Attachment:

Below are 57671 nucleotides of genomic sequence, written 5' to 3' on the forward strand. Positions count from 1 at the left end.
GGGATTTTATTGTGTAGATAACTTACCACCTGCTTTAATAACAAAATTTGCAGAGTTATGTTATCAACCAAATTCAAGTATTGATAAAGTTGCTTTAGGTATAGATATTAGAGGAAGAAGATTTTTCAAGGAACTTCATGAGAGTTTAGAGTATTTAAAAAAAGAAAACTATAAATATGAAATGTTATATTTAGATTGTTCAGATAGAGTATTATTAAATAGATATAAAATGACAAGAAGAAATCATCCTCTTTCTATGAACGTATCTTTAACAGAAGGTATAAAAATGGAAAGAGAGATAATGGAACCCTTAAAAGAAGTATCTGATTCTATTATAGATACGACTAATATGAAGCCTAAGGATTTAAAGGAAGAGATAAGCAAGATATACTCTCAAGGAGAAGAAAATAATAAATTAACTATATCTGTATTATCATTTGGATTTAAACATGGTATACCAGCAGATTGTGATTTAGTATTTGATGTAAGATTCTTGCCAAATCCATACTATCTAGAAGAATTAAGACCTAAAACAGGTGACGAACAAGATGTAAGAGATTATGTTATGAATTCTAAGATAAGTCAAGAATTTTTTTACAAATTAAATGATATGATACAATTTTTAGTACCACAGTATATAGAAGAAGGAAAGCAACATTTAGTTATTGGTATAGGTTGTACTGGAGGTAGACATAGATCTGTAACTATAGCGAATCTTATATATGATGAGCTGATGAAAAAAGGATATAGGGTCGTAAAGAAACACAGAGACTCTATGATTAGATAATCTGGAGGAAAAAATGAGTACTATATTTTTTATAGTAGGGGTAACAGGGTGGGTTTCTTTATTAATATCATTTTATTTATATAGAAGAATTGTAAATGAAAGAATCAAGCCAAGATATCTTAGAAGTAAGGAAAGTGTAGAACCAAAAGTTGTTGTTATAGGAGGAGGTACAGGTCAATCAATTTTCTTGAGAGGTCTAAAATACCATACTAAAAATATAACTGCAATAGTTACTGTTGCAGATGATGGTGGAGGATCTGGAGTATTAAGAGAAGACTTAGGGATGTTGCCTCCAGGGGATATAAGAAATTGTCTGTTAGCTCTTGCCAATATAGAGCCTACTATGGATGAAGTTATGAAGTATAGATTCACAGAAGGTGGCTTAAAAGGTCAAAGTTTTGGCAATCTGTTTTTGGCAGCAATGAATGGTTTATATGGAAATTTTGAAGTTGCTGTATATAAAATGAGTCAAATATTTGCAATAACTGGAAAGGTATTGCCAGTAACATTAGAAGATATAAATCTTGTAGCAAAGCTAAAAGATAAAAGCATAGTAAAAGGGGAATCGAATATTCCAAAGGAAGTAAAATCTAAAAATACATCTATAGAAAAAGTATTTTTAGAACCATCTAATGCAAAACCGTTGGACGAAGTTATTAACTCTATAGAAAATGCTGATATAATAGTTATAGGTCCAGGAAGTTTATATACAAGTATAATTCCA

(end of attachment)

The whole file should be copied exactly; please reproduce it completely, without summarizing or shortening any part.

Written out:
Below are 57671 nucleotides of genomic sequence, written 5' to 3' on the forward strand. Positions count from 1 at the left end.
GGGATTTTATTGTGTAGATAACTTACCACCTGCTTTAATAACAAAATTTGCAGAGTTATGTTATCAACCAAATTCAAGTATTGATAAAGTTGCTTTAGGTATAGATATTAGAGGAAGAAGATTTTTCAAGGAACTTCATGAGAGTTTAGAGTATTTAAAAAAAGAAAACTATAAATATGAAATGTTATATTTAGATTGTTCAGATAGAGTATTATTAAATAGATATAAAATGACAAGAAGAAATCATCCTCTTTCTATGAACGTATCTTTAACAGAAGGTATAAAAATGGAAAGAGAGATAATGGAACCCTTAAAAGAAGTATCTGATTCTATTATAGATACGACTAATATGAAGCCTAAGGATTTAAAGGAAGAGATAAGCAAGATATACTCTCAAGGAGAAGAAAATAATAAATTAACTATATCTGTATTATCATTTGGATTTAAACATGGTATACCAGCAGATTGTGATTTAGTATTTGATGTAAGATTCTTGCCAAATCCATACTATCTAGAAGAATTAAGACCTAAAACAGGTGACGAACAAGATGTAAGAGATTATGTTATGAATTCTAAGATAAGTCAAGAATTTTTTTACAAATTAAATGATATGATACAATTTTTAGTACCACAGTATATAGAAGAAGGAAAGCAACATTTAGTTATTGGTATAGGTTGTACTGGAGGTAGACATAGATCTGTAACTATAGCGAATCTTATATATGATGAGCTGATGAAAAAAGGATATAGGGTCGTAAAGAAACACAGAGACTCTATGATTAGATAATCTGGAGGAAAAAATGAGTACTATATTTTTTATAGTAGGGGTAACAGGGTGGGTTTCTTTATTAATATCATTTTATTTATATAGAAGAATTGTAAATGAAAGAATCAAGCCAAGATATCTTAGAAGTAAGGAAAGTGTAGAACCAAAAGTTGTTGTTATAGGAGGAGGTACAGGTCAATCAATTTTCTTGAGAGGTCTAAAATACCATACTAAAAATATAACTGCAATAGTTACTGTTGCAGATGATGGTGGAGGATCTGGAGTATTAAGAGAAGACTTAGGGATGTTGCCTCCAGGGGATATAAGAAATTGTCTGTTAGCTCTTGCCAATATAGAGCCTACTATGGATGAAGTTATGAAGTATAGATTCACAGAAGGTGGCTTAAAAGGTCAAAGTTTTGGCAATCTGTTTTTGGCAGCAATGAATGGTTTATATGGAAATTTTGAAGTTGCTGTATATAAAATGAGTCAAATATTTGCAATAACTGGAAAGGTATTGCCAGTAACATTAGAAGATATAAATCTTGTAGCAAAGCTAAAAGATAAAAGCATAGTAAAAGGGGAATCGAATATTCCAAAGGAAGTAAAATCTAAAAATACATCTATAGAAAAAGTATTTTTAGAACCATCTAATGCAAAACCGTTGGACGAAGTTATTAACTCTATAGAAAATGCTGATATAATAGTTATAGGTCCAGGAAGTTTATATACAAGTATAATTCCA